Many organizations -- businesses, civic groups, foundations, or otherwise -- might like to have a regular vehicle for supporting and participating in community activities in the neighborhoods where they operate. Forming a Good Neighbor Committee can help with that goal, and can do something more: provide a leadership opportunity for employees who are interested in the organization's relationship with its neighbors. Based on the Ford Foundation's Good Neighbor Committee this guide offers one model of how such committees can work and what they can accomplish.
What's in the Guide?
- Designing a program to meet internal and external goals
- Organizing your committee, and getting started
- Carrying on an effective program
- Starting a Committee: Organizing the committee begins with deciding on its goals, who should be members, how long they will serve, who will facilitate and lead the group, and what its budget will be. This section offers ideas for how to start, and what issues may arise in the early stages.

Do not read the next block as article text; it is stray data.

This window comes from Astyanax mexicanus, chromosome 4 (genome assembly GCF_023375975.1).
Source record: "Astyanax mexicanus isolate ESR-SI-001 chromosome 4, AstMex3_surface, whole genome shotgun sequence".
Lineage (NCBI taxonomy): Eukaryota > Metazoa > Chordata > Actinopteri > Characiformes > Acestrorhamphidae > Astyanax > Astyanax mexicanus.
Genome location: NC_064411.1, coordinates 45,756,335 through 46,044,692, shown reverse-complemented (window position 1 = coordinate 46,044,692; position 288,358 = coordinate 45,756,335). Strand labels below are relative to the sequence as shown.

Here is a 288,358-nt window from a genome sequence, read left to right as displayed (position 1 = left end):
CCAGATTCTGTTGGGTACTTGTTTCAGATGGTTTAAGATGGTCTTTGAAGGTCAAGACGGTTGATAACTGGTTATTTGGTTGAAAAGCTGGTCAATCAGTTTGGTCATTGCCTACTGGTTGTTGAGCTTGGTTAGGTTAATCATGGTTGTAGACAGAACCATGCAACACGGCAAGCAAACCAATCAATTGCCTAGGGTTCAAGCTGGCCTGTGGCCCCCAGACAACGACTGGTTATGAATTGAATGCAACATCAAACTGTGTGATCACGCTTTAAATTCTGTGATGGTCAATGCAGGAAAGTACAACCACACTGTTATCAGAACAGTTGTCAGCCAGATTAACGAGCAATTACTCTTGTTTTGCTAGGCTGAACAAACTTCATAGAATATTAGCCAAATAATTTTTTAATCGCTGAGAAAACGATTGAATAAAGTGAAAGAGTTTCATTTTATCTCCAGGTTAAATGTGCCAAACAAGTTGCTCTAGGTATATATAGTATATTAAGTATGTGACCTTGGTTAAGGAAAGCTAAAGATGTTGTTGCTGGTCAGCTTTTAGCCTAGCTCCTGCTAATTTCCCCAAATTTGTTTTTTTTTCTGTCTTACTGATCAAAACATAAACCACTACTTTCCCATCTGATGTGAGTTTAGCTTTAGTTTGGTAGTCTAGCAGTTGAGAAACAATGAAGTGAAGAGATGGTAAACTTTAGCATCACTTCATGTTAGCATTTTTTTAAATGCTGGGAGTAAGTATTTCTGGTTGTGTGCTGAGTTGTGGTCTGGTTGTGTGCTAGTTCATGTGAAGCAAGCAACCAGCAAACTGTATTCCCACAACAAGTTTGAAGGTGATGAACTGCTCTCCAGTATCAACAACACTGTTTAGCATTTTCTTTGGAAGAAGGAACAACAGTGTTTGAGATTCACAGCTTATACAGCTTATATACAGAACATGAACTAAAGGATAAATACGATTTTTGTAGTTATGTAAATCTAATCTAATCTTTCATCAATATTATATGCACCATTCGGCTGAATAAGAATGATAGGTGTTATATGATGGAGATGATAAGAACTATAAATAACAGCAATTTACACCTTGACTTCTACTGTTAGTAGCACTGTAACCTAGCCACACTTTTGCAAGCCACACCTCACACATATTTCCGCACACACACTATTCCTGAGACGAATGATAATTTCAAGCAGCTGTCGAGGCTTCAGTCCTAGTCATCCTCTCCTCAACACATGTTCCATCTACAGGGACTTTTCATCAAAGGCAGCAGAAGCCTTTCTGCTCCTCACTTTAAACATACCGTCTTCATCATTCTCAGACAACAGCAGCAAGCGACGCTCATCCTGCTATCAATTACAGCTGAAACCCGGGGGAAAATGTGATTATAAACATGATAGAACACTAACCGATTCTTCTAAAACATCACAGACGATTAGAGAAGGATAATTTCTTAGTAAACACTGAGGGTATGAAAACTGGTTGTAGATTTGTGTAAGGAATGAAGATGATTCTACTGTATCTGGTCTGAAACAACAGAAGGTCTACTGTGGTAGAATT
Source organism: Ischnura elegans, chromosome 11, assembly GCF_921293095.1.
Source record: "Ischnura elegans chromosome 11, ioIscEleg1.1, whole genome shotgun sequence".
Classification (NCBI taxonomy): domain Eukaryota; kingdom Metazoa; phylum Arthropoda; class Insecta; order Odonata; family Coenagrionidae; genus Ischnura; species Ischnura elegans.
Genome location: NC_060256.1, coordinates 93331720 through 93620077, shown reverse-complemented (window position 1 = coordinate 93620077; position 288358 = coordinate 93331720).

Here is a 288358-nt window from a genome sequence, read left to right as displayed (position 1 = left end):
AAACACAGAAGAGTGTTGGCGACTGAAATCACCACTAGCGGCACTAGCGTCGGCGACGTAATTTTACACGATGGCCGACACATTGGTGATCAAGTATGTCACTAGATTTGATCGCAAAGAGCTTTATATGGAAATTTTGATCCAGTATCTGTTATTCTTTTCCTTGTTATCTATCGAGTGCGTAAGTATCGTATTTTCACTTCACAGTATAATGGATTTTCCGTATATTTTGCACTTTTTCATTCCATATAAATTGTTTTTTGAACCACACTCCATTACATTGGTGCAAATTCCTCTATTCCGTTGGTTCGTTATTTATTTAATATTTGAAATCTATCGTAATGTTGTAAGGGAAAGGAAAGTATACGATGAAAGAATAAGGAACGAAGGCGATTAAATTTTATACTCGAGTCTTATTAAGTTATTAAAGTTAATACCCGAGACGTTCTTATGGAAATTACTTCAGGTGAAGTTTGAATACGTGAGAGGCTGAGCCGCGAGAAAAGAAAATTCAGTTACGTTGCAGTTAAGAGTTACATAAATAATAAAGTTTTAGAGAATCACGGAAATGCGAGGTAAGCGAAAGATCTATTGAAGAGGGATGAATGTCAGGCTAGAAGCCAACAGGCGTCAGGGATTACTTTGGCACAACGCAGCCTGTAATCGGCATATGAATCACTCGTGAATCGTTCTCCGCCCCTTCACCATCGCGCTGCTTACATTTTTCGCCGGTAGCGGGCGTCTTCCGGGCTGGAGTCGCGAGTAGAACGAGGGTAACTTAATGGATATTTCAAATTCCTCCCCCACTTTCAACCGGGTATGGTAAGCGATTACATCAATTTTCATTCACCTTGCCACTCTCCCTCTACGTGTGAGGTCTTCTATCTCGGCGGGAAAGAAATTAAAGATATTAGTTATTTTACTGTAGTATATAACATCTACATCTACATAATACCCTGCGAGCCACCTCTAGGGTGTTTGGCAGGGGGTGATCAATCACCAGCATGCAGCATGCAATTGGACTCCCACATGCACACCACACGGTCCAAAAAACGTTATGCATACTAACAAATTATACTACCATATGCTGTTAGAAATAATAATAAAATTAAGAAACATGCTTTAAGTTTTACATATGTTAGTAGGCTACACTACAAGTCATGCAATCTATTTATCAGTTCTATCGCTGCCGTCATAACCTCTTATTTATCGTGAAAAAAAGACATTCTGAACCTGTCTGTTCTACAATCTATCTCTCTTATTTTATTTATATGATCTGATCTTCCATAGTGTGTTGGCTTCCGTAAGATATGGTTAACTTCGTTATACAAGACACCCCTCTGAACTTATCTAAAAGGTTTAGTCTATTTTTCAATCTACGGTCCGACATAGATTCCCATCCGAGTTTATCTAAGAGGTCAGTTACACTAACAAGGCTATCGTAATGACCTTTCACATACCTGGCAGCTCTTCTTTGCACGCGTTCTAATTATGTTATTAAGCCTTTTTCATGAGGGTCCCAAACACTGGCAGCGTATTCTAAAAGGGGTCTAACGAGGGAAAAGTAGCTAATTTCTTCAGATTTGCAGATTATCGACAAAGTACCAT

- The Committee's First Steps: Once a Good Neighbor Committee is formed, its members will have a number of further issues to settle: What's the definition of the "neighborhood"? What kinds of activities might they support in the neighborhood, and how will they learn about its needs and the organizations they might fund? What duties will each member be expected to perform, and how will the committee organize its workload? Every committee answers these questions differently. This section offers some ideas and examples.
- Other Sources for Learning about Grantmaking
- A Sample Request for Proposals
- Frequently Asked Questions
- Other Ways to Use This Guide